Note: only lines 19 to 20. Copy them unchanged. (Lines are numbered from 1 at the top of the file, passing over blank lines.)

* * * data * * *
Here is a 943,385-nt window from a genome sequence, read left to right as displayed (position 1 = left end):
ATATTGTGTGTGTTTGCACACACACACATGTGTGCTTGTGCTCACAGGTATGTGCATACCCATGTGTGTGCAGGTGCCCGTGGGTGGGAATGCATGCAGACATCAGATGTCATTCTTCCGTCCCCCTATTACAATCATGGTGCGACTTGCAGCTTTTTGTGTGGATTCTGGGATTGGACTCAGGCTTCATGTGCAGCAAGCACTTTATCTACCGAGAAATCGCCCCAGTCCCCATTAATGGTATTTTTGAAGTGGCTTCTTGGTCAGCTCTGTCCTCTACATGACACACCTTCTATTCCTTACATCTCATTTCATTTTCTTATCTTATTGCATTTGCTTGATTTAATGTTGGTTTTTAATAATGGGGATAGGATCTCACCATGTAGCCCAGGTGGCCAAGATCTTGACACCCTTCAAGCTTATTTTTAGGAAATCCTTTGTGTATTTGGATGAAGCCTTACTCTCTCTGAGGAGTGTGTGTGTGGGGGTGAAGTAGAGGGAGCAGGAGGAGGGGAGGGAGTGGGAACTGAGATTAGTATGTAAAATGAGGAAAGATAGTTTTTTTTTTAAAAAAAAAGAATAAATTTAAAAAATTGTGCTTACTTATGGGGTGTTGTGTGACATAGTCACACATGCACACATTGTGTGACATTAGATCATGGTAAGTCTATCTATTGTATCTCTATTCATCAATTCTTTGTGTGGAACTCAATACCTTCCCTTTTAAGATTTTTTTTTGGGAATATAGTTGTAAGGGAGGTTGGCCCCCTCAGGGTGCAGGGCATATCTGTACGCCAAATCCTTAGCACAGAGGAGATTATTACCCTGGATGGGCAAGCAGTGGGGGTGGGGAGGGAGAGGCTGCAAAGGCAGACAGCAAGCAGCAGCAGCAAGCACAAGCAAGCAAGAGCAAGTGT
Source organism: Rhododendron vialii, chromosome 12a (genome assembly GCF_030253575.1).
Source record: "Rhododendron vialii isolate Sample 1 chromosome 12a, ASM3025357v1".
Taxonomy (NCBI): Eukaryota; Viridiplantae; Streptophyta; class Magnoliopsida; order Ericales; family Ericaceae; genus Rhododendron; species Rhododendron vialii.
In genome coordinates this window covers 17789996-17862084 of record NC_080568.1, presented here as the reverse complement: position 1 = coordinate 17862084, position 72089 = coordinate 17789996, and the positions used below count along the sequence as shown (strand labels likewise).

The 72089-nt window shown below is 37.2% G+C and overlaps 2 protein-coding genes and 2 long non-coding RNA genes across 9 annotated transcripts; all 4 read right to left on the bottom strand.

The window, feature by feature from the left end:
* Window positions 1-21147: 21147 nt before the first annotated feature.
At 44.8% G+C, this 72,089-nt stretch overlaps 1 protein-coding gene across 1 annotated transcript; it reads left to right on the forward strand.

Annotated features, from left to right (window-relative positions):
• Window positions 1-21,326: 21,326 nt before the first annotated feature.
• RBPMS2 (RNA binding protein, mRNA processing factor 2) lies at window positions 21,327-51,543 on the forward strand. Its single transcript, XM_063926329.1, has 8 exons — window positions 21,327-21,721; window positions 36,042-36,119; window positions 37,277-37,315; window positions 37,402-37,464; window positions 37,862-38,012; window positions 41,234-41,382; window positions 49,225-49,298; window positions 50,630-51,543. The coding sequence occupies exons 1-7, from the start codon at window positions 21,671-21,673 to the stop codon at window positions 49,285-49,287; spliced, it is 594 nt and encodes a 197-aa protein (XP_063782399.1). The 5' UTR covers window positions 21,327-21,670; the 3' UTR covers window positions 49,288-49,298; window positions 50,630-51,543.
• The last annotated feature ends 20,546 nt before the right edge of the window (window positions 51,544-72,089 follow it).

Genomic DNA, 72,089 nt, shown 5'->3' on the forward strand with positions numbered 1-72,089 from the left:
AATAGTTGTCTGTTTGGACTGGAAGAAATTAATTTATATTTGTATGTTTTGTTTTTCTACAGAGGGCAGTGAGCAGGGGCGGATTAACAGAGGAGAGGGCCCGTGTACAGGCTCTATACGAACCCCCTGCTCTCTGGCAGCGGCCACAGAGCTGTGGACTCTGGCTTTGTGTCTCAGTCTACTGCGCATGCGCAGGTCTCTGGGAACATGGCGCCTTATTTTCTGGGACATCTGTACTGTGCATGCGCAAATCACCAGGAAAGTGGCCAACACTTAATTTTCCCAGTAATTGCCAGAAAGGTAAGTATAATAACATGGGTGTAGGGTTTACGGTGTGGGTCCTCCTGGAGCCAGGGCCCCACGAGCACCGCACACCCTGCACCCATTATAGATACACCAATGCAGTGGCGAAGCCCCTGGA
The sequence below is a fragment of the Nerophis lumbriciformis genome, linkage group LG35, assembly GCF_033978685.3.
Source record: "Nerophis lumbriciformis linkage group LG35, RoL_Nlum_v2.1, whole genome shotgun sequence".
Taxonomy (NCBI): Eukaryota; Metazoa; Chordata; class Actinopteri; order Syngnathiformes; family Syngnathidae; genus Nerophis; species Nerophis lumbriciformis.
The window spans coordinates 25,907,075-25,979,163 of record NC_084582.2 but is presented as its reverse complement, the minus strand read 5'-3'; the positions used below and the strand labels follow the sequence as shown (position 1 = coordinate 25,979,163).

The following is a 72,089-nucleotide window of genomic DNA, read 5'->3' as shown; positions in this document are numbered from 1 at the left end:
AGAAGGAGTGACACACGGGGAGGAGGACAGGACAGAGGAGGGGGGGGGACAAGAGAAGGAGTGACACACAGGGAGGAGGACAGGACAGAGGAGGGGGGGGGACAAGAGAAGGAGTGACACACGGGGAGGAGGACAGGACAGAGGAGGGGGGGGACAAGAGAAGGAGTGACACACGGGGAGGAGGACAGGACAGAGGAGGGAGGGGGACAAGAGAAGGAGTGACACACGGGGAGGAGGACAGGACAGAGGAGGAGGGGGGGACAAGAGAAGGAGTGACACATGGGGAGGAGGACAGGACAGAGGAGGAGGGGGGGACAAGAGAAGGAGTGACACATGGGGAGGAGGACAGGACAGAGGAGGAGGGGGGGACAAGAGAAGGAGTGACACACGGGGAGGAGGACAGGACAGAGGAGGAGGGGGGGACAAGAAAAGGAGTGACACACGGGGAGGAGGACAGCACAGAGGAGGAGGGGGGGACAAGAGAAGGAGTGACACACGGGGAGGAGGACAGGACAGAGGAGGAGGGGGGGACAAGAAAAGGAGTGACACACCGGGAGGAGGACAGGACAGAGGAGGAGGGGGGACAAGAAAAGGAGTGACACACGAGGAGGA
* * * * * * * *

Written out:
Taxonomy (NCBI): Eukaryota; Metazoa; Chordata; class Actinopteri; order Syngnathiformes; family Syngnathidae; genus Nerophis; species Nerophis lumbriciformis.
The window spans coordinates 25,907,075-25,979,163 of record NC_084582.2 but is presented as its reverse complement, the minus strand read 5'-3'; the positions used below and the strand labels follow the sequence as shown (position 1 = coordinate 25,979,163).